The New York Times goes to Georgia today and finds it a strange place:
Listening to Congressional candidates in middle Georgia, it is easy for someone to think that he is in a different year and, possibly, a different country.
Democrats defend themselves against accusations that they are rubber stamps for their party’s leadership. Democrats are defending the war in Iraq. And Democrats -- yes, Democrats -- strive to align themselves with the president.
"I agree with George Bush on this one," Representative John Barrow ends his new advertisement in favor of abolishing the estate tax.
Charles S. Bullock, a professor of political science at the University of Georgia, said, "It's a bit of a return to yesterday." ...
Further down in the story, we have a Republican challenger, Mac Collins, boasting -- boasting! -- that his candidate for Speaker of the House is Dennis Hastert.
A return to yesterday? I prefer the characterization in the first sentence: These pro-Bush Southerners live in another country.
Here's what I said early in the year, when the polls started showing a split in this country between Democrats and independents (on one side) and Republicans (stubbornly clinging to the other):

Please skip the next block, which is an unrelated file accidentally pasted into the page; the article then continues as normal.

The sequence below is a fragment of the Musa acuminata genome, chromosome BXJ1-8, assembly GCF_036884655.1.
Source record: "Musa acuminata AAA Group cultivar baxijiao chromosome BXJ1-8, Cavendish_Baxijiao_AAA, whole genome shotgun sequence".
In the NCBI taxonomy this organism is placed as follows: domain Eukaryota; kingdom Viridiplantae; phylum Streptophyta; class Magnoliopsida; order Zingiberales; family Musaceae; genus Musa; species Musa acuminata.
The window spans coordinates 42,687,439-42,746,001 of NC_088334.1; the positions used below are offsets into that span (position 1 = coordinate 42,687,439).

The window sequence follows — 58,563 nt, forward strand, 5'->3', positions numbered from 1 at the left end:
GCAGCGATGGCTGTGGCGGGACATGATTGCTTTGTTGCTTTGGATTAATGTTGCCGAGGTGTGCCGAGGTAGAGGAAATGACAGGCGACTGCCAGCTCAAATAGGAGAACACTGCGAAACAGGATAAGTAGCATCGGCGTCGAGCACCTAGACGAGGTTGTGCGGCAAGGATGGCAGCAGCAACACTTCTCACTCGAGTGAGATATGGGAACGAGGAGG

Remember the aftermath of the 2004 election? Remember how Democrats were portrayed as hopelessly out of step -- not religious enough, not NASCAR enough, not sufficiently family-oriented or security-oriented, too urban, too accommodating of abortion and Hollywood and indecency and gays?
Well, it's time for the media to start talking about Republicans as the oddballs. It's time to start discussing them as the ones who don't have "mainstream American values."
It's the Republicans who are the outliers, the weirdos; it's Republicans who cling to a worldview that fails reality check after reality check.
Democrats, by contrast, are normal Americans.
The pro-Bush South is the home turf of these weirdos. It's the region that's out of step, not, say, the Northeast. Don't forget this in the next two years, when they try to tell you otherwise.